For me, it would just be nice to pick up a bottle of wine in the supermarket and not go to a state owned store. If I could just do that I'd be happy.

From Rob Murphy on Fri, Jul 19, 2013 at 15:00:32 from

Bur I would complain if I had to pay more $ for them to pump my gas.

From Jake K on Fri, Jul 19, 2013 at 15:09:52 from

It actually drives me nuts when they pump the gas for you. I like the get out of the car and stretch, so its just sort of awkward... I'm standing next to the guy when he is doing a job I could easily do my moving one step over. Only thing I don't like about Oregon :-)

From Sasha Pachev on Fri, Jul 19, 2013 at 15:31:11 from


In Oregon there is a $500 fine if you try to pump your gas. If anything would keep me from going to a place, that would be towards the top of the list. Having someone pump your gas for you is nice - however that being by force is not. I suspect I am not alone. But Oregon does not seem to worry about lost tourism.

In all honesty, if I am going to a place I have strong reasons to go. The chance for my son to set a state record wins over the little annoyances like narrow highways and having to remember that I cannot pump my own gas.

In Oregon they have strong feelings about providing employment. In Utah we have strong feelings about alcohol. My point is that we are not going to lose good tourism even if we restrict alcohol even more. How many people come to Utah with the primary purpose to drink? Out of those, how many do we want around? Those who come here for some other purpose even if they drink will still come if the benefits outweigh the costs.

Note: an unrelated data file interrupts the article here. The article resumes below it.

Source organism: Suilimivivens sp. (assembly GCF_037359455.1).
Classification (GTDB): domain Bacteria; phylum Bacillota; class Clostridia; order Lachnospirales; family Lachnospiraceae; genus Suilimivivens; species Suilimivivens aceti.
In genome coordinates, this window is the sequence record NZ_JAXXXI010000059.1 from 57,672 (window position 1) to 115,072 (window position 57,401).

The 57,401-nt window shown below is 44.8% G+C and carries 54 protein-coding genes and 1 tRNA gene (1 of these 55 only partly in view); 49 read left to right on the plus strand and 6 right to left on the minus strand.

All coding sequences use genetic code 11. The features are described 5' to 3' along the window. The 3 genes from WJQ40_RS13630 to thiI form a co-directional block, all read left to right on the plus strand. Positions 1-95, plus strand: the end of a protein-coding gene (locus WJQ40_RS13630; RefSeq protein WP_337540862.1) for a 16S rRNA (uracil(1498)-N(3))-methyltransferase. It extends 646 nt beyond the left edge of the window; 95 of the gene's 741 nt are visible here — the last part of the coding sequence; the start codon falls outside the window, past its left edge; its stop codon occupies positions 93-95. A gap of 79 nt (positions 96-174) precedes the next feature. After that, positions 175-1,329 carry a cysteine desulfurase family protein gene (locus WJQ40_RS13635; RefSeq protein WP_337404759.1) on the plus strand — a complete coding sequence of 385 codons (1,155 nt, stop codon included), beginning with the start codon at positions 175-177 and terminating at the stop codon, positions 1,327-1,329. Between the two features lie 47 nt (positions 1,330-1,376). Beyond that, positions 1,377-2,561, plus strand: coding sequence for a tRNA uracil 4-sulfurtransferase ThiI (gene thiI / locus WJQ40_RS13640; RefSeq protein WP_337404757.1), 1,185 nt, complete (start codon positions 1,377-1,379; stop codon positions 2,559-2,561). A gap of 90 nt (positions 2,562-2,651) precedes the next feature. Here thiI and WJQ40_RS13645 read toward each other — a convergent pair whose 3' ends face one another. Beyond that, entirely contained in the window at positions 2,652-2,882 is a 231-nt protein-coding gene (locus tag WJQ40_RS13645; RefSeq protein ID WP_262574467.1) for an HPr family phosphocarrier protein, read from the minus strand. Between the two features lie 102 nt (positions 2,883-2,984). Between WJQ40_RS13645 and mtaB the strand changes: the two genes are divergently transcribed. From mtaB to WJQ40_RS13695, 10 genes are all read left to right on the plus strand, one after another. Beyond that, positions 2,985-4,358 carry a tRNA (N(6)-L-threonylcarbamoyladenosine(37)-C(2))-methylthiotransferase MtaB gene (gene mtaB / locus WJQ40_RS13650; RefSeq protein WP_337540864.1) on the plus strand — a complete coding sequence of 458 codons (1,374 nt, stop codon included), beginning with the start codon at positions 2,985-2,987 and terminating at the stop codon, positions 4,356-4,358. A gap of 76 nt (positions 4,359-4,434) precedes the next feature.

Closing a certain type of tourism often opens room for a different, better kind. For example, if Nevada banned gambling and prostitution it might actually get some tourism from our family.

I am personally pro-business, but not at any cost. When you sacrifice your core values in the name of getting business, ironically you often end up losing the business as well. But even if this did not hold, I'd rather struggle to find enough to get by but be true to what I believe than the other way around.

I think the real problem with Latter-Day Saints in Utah is that we as a whole do not really believe what we say we believe. When an opportunity to make a buck arises, we forget our values and rationalize exceptions. We are willing to proclaim our beliefs in public forums, but when the time comes to sacrifice to prove we really believe it we lack the backbone. Then people like you look at us and find our proclamations comic - for a good reason.

From Rob Murphy on Fri, Jul 19, 2013 at 16:02:29 from

Well, nobody comes to Utah primarily to drink. However, for most people, a beer or a glass of wine after a hard day mountain biking in Moab of skiing the Wasatch is part of a good life. If they couldn't do that here then they would spend their money in Colorado.

I agree with you 100% when it comes to Nevada and I feel the same way.

I am actually not very bothered by Utah's alcohol laws. I've lived in other places (South Carolina) that were more restrictive. I don't see anything wrong with laws that discourage irresponsible drinking.

Not sure what you mean about finding your proclamations comic?

Add Your Comment.
  • Keep it family-safe. No vulgar or profane language. To discourage anonymous comments of cowardly nature, your IP address will be logged and posted next to your comment.
  • Do not respond to another person's comment out of context. If he made the original comment on another page/blog entry, go to that entry and respond there.
  • If all you want to do is contact the blogger and your comment is not connected with this entry and has no relevance to others, send a private message instead.
Only registered users with public blogs are allowed to post comments. Log in with your username and password or create an account and set up a blog.
Debt Reduction Calculator

Featured Announcements
New Kids on the Blog
(need a welcome):